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Backup Plan

Discussion in 'Pre-Medical - MD' started by TheJadedOne, Feb 26, 2002.

  1. TheJadedOne

    TheJadedOne New Member

    Feb 19, 2002
    West Lafayette, In
    Hey folks. Well, its not looking too good for me right now. I still have a seven schools to hear from, but was rejected from 7 without any interviews. The rejections have all came in the last two weeks, so it is getting tough. I also applied to 5 DO schools. This is my second year applying to med school. If it doesn't work out, should i go off shore next year or keep trying in the states? I know it makes it tougher for getting a residency though. My GPA is a 3.33 and MCATs are 9-bio,8-verbal and 7-physics. The last year i have spent taking more bio courses and volunteer work. The other alternative seems taking the EMT route next year and reapplying. Any advice, please?
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  3. Doctora Foxy

    Doctora Foxy Meow 7+ Year Member

    Jan 28, 2002
    Welcome to SDN!! :D

    hmm, I would suggest retaking the MCATS and reapplying to MD, DO and foreign schools next year. Some foreign schools are still accepting applications for 2002 matriculation, so you may want to apply there now and decide later if you get in. (I may do that)

    Good luck to you! I'm still waiting to hear from 10 schools, so I know how you feel.

    ~Dra. Foxy
  4. vkrn

    vkrn Senior Member 10+ Year Member

    Jan 7, 2002
    Like Dra. Foxy suggests, I would focus on doing really well on the MCAT. Take a course if you have to--I know it's expensive, but they have access to questions that often you can't find elsewhere. Or buy the Princeton Review stuff from a fellow applicant.

    Is there any way to boost your science GPA? More classes, if you can stomach it? Often, schools do an initial screen of people by computer, and they use the science GPA (not overall GPA) as well as MCAT to determine whether you get a secondary, and then an interview. (Of course, this year, everyone got secondaries because AMCAS screwed things up so badly.)
  5. TheJadedOne

    TheJadedOne New Member

    Feb 19, 2002
    West Lafayette, In
    Thats all good advice, but i have in fact retaken the MCAT and did slightly better. I took the Kaplan course last summer. Unfortunatly, thats the best i can do, i really studied hard last summer. How does my EMT idea sound for next year?
  6. the EMT shows that you're committed to this field and it's good experience, but with a 3.3 and 24 you'd better ONLY apply to DO schools and caribbean (Ross) because an MD school looks impossible. unless you're an underrepresented minority, and it would STILL be very hard. just apply to LOTS of DO schools, do the EMT thing if you want. sounds like great experience and i know DO schools really look for that. talk to some deans at DO schools and find out what you need to do. also, take science classes to improve your gpa (unless you wanna keep getting B's, because if you're gonna continue that sad trend, you might as well just stop this wishful thinking). so improve your gpa, even if it doesn't improve by much, if you can get almost all A's or all A's in one semester of classes (~4 classes) it shows that you've become a better student and gives the committees confidence in you (enough to interview you for sure). gluck.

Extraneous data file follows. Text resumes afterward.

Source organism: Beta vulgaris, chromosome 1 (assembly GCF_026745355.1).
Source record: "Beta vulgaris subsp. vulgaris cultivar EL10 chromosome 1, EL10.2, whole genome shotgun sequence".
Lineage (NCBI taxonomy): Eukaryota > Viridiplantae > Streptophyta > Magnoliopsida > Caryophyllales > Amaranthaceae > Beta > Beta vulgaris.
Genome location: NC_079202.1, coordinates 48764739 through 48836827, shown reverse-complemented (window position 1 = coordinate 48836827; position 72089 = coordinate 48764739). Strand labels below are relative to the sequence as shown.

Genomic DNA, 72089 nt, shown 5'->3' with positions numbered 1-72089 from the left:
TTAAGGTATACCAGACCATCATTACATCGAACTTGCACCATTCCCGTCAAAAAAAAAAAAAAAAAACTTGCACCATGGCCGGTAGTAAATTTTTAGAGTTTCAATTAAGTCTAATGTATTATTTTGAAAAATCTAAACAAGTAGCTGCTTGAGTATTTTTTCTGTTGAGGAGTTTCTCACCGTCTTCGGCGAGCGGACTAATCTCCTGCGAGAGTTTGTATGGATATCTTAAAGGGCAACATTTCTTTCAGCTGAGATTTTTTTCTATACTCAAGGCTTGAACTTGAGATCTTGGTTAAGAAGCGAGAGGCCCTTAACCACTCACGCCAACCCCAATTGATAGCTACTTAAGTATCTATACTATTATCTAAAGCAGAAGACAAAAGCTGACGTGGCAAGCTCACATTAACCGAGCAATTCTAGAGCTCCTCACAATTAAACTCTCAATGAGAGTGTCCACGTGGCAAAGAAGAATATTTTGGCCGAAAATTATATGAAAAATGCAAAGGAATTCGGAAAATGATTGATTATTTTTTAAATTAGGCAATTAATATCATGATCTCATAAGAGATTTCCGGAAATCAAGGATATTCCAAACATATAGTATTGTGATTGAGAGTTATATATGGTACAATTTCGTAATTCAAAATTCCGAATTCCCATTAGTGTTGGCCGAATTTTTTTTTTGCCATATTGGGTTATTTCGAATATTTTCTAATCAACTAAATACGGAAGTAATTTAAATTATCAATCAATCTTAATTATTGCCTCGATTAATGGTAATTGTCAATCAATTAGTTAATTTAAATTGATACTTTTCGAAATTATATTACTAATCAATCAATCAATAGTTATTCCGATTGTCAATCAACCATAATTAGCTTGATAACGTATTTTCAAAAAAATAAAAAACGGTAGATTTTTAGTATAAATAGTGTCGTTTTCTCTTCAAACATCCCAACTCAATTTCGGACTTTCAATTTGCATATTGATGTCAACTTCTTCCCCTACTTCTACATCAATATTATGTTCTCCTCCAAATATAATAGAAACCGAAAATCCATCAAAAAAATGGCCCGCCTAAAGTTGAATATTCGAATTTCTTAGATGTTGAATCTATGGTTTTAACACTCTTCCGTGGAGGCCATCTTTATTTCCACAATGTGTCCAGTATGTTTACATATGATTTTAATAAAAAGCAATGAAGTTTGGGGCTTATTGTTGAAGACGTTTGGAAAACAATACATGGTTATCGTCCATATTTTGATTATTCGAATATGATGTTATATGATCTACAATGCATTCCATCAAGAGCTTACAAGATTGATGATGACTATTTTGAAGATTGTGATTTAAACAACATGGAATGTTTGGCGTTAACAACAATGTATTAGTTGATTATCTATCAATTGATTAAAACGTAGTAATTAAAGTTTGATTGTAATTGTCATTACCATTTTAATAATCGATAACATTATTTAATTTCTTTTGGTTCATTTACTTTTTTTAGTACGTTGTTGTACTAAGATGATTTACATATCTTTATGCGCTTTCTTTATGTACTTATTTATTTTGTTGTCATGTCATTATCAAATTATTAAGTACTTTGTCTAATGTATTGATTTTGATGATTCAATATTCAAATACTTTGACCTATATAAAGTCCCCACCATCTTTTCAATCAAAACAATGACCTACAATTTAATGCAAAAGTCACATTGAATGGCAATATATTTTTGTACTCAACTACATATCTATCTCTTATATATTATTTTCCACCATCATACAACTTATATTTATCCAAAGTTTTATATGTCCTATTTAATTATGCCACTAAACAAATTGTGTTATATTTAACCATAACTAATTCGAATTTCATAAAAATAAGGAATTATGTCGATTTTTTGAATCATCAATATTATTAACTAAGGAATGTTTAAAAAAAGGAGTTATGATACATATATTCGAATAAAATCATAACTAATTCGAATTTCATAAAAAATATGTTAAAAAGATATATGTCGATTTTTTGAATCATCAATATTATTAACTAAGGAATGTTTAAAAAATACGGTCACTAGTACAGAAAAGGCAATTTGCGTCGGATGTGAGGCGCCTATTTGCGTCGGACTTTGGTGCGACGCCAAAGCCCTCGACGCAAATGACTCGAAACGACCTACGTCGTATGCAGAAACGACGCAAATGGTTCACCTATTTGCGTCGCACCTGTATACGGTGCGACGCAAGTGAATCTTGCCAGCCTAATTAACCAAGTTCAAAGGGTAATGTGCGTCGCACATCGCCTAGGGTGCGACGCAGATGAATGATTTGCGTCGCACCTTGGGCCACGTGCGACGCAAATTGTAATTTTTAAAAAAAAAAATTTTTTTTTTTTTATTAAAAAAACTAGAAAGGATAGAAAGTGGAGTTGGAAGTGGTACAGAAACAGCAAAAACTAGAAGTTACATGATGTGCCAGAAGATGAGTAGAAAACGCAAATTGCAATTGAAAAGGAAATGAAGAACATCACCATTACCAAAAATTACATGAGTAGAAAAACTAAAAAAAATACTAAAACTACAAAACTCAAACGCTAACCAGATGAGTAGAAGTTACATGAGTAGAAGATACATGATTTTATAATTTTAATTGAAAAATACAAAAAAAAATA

7. gower

    gower 1K Member 10+ Year Member

    Oct 14, 2000
    New York
    The EMT route will do nothing to help you get into medical school. It is your grades in the sciences and your MCAT scores that are keeping the doors shut. Unless you stand back and try to analyze why you didn't do better in both, and then change, even if you get accepted abroad you might not--I said might, not won't--get back with an MD and be able to pass the four parts of the USMLE. I am a person who believes almost everyone is capable of A work and high test scores. Why that does not always eventuate is, in my opinion, unrelated to IQ but to a wide variety of situational circumstances, including poor study habits, unfocussed motivation, taking on too many hours of paid work, poor course selection and credit loads, weak test-taking skills, spending too much time on extracurriculars (of limited value for admission), and, most common, unresolved and distracting personal/family situations.

    There are other options, again, none of them come with guarantees. Georgetown and some other medical schools have a one year graduate program with first year med school courses. Expensive, of course, but with a fairly high success rate. As you might guess, high success rates are also outcomes of stringent selection for admission.

    Another option is graduate course work, not necessarily thesis research (your problem is course grades, not research) in biology or biochemistry. You must complete any advanced degree you start before you will be able to matriculate in medical school, although you may apply, as you can as an undergraduate, before you actually earn the degree.

    Think about this, then do what you will or must.
  8. oldman

    oldman Senior Citizen 10+ Year Member

    Feb 3, 2002
    some schools are nice enough to go through your application file in detail. talk with one of those admissions deans and figure out why they have rejected you.

    [email protected] Member 7+ Year Member

    Apr 9, 2001
    New York

    We CANNOT make the decision regarding whether you should continue to pursue medical admission or consider another health-profession for you. You need to evaluate how important practicing medicine is to you, and where you'd like to see yourself ten years into the future.